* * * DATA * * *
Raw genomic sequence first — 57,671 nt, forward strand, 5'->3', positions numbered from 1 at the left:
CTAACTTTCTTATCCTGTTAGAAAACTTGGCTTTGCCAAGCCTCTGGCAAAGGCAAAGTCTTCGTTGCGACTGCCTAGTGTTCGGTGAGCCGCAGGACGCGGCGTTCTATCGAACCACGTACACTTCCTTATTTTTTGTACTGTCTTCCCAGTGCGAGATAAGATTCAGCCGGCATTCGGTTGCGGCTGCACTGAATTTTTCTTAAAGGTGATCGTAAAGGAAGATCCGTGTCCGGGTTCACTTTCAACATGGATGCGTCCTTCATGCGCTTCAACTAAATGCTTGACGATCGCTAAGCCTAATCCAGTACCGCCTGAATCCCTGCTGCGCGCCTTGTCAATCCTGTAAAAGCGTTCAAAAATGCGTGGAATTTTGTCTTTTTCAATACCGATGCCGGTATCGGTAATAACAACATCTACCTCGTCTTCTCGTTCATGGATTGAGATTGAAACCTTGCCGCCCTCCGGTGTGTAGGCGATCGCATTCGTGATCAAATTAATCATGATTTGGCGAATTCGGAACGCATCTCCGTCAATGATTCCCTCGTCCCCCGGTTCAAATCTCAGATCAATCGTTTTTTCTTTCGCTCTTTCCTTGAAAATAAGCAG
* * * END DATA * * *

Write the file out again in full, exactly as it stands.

Raw genomic sequence first — 57,671 nt, forward strand, 5'->3', positions numbered from 1 at the left:
CTAACTTTCTTATCCTGTTAGAAAACTTGGCTTTGCCAAGCCTCTGGCAAAGGCAAAGTCTTCGTTGCGACTGCCTAGTGTTCGGTGAGCCGCAGGACGCGGCGTTCTATCGAACCACGTACACTTCCTTATTTTTTGTACTGTCTTCCCAGTGCGAGATAAGATTCAGCCGGCATTCGGTTGCGGCTGCACTGAATTTTTCTTAAAGGTGATCGTAAAGGAAGATCCGTGTCCGGGTTCACTTTCAACATGGATGCGTCCTTCATGCGCTTCAACTAAATGCTTGACGATCGCTAAGCCTAATCCAGTACCGCCTGAATCCCTGCTGCGCGCCTTGTCAATCCTGTAAAAGCGTTCAAAAATGCGTGGAATTTTGTCTTTTTCAATACCGATGCCGGTATCGGTAATAACAACATCTACCTCGTCTTCTCGTTCATGGATTGAGATTGAAACCTTGCCGCCCTCCGGTGTGTAGGCGATCGCATTCGTGATCAAATTAATCATGATTTGGCGAATTCGGAACGCATCTCCGTCAATGATTCCCTCGTCCCCCGGTTCAAATCTCAGATCAATCGTTTTTTCTTTCGCTCTTTCCTTGAAAATAAGCAG